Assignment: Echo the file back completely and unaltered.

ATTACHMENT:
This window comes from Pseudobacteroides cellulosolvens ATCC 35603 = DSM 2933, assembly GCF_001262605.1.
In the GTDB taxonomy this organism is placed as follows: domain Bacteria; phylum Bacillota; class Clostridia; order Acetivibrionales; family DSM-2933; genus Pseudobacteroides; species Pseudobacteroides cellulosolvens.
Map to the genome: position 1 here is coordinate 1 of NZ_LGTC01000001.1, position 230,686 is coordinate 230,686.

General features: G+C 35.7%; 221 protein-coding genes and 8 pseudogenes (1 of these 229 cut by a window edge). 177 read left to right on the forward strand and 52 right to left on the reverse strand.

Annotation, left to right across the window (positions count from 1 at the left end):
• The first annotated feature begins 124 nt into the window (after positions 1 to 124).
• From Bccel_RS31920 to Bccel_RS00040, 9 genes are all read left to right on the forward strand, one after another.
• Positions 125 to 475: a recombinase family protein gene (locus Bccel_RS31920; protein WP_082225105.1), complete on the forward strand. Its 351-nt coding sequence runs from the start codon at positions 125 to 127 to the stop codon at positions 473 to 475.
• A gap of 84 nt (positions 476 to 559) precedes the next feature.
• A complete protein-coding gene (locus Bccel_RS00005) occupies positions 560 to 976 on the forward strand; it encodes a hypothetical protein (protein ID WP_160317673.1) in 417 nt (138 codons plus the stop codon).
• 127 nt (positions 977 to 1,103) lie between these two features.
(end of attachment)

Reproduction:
This window comes from Pseudobacteroides cellulosolvens ATCC 35603 = DSM 2933, assembly GCF_001262605.1.
In the GTDB taxonomy this organism is placed as follows: domain Bacteria; phylum Bacillota; class Clostridia; order Acetivibrionales; family DSM-2933; genus Pseudobacteroides; species Pseudobacteroides cellulosolvens.
Map to the genome: position 1 here is coordinate 1 of NZ_LGTC01000001.1, position 230,686 is coordinate 230,686.

General features: G+C 35.7%; 221 protein-coding genes and 8 pseudogenes (1 of these 229 cut by a window edge). 177 read left to right on the forward strand and 52 right to left on the reverse strand.

Annotation, left to right across the window (positions count from 1 at the left end):
• The first annotated feature begins 124 nt into the window (after positions 1 to 124).
• From Bccel_RS31920 to Bccel_RS00040, 9 genes are all read left to right on the forward strand, one after another.
• Positions 125 to 475: a recombinase family protein gene (locus Bccel_RS31920; protein WP_082225105.1), complete on the forward strand. Its 351-nt coding sequence runs from the start codon at positions 125 to 127 to the stop codon at positions 473 to 475.
• A gap of 84 nt (positions 476 to 559) precedes the next feature.
• A complete protein-coding gene (locus Bccel_RS00005) occupies positions 560 to 976 on the forward strand; it encodes a hypothetical protein (protein ID WP_160317673.1) in 417 nt (138 codons plus the stop codon).
• 127 nt (positions 977 to 1,103) lie between these two features.